1st of April 2017 – £19 per adult
Joined by Amanda Eastwood, David Eastwood, and Sinead Flament
This is not an April fool.
Rolling hills, King Arthur, cheese, cricket, a yearning for low taxes, tea and cakes, and did those feet in ancient times walk upon those mountains green? Where better in this sceptred isle to have a pokey, little cave where a witch definitely didn’t live? Somerset’s weird.
Although sounding like a sci-fi porn parody, Wookey Hole is a site that started as a Georgian curioso, and has since been wobbled through the prism of focus groups, consultants, and graphic designers to become the Blackpool-on-Tor it is today. The gaudy signs that wallpaper the surrounding attractions owe more than just inspiration to a certain orphaned wizard, like the Disney characters shoddily painted on an ice cream van. And there was this twinkly music playing all around that sounded like John Williams’s orchestra being conducted by a lab chimp.
By the ticket desk was this poor, poor lass they’d kitted out like a fancy dress witch cackling at us, whose costume couldn’t mask the “shoot me” glint in her eye. That “sexy Hallowe’en witch” angle felt somewhat inappropriate, over history’s mentally ill woman living in a cave, “prophesying the future” as means of validation, furiously masturbating with a ergot-tipped broom handle.
“Don’t get lost in the caves, sir!” she said.
“For £19, I expect a fleet of St. Bernard’s to rescue me if I do,” replied I, wittily.
Needless to say, we were the only people without children. And did I felt a total bastard walking through a dinosaur playground without my two year old! Sorry, Florence, Daddy’s too busy to see you this weekend. He’s eating chocolate ice cream on a pirate ship, surrounded by laughing children.
So, up we queued, MIDI track a-twinkling, plastic witch a-cackling, local ads a-poorly rendered. It was everything my Dad said adulthood would be. I liked the guy who gave our talk. He was charming in a stiff-as-a-board kind of way, and didn’t shy away from kid-scaring bullshit. Like that weird lad you don’t really know who’s too old to be at your Halloween party.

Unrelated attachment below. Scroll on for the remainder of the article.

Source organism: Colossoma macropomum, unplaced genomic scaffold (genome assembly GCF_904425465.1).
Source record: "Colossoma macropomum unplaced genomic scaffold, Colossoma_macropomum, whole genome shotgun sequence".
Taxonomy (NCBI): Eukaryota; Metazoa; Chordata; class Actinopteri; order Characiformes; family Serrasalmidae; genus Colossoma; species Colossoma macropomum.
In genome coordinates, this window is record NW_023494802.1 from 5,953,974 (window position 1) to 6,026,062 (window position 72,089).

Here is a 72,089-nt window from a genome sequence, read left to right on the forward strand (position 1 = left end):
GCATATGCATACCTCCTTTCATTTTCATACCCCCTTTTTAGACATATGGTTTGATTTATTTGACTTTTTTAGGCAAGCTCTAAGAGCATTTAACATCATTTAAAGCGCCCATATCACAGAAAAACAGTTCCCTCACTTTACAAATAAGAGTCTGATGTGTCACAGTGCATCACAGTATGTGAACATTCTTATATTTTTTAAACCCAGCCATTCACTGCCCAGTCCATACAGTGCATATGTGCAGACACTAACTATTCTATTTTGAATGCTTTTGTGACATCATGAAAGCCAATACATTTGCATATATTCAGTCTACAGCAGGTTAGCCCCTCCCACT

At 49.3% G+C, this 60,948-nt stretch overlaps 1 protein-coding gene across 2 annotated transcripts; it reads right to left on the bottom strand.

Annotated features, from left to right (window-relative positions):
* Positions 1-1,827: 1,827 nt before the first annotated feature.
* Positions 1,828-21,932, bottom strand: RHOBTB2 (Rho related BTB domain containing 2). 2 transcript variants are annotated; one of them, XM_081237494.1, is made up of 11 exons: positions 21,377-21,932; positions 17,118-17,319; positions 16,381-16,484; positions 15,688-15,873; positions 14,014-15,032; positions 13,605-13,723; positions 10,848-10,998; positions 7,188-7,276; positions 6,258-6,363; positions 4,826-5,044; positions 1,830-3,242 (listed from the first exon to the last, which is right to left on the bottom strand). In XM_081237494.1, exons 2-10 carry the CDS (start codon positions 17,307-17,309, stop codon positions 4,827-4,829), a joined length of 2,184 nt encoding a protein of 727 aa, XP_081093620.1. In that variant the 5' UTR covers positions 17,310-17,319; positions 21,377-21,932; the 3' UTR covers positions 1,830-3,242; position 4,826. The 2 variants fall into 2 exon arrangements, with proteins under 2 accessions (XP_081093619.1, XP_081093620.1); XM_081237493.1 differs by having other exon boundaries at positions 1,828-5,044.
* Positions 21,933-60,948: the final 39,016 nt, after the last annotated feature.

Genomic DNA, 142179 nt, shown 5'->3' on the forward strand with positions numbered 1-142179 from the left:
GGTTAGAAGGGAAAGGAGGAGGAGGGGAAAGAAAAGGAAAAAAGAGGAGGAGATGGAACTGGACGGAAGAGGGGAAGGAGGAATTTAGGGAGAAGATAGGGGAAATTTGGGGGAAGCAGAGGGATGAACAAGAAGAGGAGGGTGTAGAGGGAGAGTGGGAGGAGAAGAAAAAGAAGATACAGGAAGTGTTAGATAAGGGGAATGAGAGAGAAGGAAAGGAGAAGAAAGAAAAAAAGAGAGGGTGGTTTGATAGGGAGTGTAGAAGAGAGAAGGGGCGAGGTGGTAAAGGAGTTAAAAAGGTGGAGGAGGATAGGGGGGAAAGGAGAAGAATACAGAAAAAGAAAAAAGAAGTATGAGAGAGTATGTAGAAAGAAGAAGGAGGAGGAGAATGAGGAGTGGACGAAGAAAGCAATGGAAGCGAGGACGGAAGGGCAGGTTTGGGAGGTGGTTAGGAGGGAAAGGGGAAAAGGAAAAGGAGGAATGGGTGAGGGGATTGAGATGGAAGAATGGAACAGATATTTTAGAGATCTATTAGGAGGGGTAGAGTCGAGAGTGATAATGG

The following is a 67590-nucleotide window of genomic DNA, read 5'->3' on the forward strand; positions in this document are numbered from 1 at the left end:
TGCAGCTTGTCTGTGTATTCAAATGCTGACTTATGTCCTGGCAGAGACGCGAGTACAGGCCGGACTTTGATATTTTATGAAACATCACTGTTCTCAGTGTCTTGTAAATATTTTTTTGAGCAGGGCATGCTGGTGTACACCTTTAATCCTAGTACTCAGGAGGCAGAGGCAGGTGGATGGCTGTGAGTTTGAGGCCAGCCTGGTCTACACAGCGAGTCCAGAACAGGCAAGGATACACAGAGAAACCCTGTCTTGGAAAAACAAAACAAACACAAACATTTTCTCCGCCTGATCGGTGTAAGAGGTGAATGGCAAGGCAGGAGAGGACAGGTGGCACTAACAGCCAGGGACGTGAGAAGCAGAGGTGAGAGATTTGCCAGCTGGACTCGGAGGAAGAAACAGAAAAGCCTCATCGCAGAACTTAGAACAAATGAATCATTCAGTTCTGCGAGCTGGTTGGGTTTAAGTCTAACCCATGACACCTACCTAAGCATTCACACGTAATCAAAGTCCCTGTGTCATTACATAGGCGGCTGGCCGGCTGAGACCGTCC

All nonsense ghost stories aside, the cave itself was such a beautiful thing – a cathedral rendered from dripping minerals, and a votive to absolutely nothing. I find caves tragic. They’re sad and past tense, yet timeless. God, I’m a twat when I want to be! They told us how the stalagmites form because of calcite and, in doing so, take all the mystery out of some daft story about a witch.
“Watch out for the ghost!”
“You mean that white stain on the wall?”
Apparently Alexander Pope had some of the stalactites shot down and taken to his house in Twickenham. That’s totally fine. Not mental.
They store cheddar in the cave, probably for the tourists more than the cheese. I keep mine in the fridge.
I tell you what, it’s hard writing a blog on your phone in a cave. I came this close to smashing in my face on slimy rocks, then we were given hard hats. I heard about three kids ask why we needed to wear them. Why do you think, you stupid little idiot?
Exiting the cave to a sunny Somerset in the spring was a nirvana inducing experience that I recommend to everyone. Just ignore the seven metre plastic gorilla.
You think that’s it? Are you mad? There were plenty more opportunities for transaction, none of which were missed. There was a kids’ show I skipped because, despite taking these blogs seriously, I’m not mentally ill. We had a paper making mill. Great. Whose idea was it to build a paper mill next to a witch’s cave? There was a “how the caves were formed” section that I loved. Yeah, it was prolix, but look at the state of this blog. There was a gallery of old time pier games, having the nice twist of requiring an old Victorian penny to operate. There was a mirror maze that my girlfriend smashed her face into and I nearly shat with laughter in front of her Dad. And there was pirate mini golf. I lost.
It’s tacky end-of-the-pier stuff, but that’s not always a bad thing. I’d say it was a throwback to a forgotten England, but I’m not sure this place ever moved on to be thrown back. But yeah, it’s pleasant. Go… if you’re in the area. It’s a manifestation the “true England” (as seen through the eyes of a Daily Mail reader after PTSD).